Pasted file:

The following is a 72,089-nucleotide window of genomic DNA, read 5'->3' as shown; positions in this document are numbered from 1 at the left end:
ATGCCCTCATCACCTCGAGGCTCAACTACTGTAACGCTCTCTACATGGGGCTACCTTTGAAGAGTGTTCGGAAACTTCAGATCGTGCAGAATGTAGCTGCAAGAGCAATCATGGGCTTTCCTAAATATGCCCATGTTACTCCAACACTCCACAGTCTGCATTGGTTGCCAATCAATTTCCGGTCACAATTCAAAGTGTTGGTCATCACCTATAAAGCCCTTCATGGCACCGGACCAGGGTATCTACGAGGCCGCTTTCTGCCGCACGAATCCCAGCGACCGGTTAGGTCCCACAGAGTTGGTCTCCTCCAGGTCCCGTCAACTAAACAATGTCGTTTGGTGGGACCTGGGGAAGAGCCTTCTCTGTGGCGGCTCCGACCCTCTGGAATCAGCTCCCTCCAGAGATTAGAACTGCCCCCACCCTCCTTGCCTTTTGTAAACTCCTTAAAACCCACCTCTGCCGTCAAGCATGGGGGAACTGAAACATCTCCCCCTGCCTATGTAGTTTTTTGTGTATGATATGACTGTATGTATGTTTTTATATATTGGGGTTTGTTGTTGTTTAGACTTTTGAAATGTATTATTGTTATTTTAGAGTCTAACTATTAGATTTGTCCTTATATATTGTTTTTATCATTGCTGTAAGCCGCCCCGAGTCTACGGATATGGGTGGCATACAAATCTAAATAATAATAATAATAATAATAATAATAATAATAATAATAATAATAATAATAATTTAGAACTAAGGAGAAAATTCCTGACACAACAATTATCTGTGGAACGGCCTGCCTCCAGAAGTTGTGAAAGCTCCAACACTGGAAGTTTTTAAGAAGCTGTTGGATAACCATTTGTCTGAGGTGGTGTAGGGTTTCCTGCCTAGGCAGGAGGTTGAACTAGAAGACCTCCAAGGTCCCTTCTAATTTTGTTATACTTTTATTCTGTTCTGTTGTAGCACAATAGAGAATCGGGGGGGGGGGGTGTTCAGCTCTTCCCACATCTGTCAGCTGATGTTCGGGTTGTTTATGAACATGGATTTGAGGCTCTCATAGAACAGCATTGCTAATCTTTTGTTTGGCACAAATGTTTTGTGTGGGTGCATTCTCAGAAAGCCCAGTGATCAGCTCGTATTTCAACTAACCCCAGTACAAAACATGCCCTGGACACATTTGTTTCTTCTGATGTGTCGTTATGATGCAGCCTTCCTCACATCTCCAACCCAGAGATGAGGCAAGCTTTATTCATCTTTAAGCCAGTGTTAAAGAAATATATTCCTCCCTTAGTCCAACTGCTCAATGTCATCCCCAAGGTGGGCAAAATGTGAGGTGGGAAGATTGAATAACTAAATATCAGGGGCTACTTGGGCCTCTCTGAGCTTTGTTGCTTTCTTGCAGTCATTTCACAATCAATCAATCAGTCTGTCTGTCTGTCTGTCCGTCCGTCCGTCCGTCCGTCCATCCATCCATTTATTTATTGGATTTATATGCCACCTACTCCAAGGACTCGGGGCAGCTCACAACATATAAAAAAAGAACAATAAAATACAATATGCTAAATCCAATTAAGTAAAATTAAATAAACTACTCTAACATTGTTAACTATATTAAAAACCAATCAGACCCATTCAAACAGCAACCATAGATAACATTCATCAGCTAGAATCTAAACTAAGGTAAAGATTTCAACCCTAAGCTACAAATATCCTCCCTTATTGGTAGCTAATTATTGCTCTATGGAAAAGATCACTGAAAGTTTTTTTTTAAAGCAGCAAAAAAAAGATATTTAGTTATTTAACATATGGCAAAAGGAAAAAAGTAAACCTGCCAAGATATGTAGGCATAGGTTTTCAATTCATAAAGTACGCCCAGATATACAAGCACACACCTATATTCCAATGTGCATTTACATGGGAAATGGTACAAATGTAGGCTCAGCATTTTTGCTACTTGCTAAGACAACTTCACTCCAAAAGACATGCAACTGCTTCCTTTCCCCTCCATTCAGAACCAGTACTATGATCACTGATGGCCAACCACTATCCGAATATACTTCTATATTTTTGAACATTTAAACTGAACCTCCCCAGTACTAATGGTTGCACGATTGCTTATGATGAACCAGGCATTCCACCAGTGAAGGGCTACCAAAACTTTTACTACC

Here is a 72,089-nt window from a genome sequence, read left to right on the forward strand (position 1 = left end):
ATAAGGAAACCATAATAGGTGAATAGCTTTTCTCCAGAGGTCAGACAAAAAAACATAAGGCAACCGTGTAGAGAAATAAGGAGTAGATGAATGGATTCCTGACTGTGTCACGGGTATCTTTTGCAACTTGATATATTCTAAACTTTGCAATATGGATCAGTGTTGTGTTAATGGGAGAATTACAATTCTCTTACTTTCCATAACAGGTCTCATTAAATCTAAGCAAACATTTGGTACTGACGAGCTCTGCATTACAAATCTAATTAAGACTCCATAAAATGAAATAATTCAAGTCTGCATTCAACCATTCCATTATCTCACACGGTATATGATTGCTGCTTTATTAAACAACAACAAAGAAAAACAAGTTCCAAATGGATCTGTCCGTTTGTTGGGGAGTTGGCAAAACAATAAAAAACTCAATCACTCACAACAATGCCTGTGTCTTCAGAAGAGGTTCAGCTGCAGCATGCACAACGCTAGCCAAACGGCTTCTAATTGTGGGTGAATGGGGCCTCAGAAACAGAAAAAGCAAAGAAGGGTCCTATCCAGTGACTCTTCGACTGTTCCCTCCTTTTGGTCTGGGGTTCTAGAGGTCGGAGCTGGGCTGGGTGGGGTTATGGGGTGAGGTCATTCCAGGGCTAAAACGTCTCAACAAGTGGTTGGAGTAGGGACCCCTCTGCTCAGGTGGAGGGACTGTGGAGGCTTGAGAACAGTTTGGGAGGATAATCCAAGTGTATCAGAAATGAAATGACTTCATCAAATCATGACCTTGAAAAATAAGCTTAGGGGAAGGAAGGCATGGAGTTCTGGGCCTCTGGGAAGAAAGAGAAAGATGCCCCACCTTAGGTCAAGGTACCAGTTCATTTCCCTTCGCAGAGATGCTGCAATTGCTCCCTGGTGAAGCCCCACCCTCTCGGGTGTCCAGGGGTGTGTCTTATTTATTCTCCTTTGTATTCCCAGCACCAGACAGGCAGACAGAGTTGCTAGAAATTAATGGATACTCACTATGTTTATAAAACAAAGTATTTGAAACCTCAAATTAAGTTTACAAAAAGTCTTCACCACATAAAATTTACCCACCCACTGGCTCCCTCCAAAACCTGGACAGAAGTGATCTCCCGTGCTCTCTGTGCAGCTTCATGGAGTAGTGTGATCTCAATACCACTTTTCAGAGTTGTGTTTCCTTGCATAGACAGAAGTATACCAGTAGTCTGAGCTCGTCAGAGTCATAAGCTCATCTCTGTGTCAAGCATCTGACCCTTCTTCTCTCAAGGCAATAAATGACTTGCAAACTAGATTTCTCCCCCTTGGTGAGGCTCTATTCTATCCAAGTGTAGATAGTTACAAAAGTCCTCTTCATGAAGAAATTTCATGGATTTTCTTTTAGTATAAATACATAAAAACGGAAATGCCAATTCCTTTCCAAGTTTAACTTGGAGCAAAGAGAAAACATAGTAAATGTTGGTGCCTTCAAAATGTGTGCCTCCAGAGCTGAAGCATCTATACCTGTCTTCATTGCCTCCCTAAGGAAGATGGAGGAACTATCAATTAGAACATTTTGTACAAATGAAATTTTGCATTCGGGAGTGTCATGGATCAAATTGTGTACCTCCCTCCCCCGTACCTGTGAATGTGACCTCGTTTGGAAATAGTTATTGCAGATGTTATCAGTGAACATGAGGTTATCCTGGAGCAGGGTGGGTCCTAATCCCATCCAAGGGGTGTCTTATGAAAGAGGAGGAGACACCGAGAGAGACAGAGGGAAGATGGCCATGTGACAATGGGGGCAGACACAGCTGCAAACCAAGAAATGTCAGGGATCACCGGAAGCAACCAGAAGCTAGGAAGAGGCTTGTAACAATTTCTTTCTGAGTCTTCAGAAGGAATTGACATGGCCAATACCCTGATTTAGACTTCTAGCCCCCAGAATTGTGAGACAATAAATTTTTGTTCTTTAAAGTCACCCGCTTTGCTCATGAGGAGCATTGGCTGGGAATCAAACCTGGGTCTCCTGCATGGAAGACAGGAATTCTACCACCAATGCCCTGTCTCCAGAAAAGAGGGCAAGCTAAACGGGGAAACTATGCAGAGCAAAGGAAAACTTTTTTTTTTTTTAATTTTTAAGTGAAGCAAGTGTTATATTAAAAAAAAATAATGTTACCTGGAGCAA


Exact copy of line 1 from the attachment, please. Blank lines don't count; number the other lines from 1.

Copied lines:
The following is a 72,089-nucleotide window of genomic DNA, read 5'->3' as shown; positions in this document are numbered from 1 at the left end: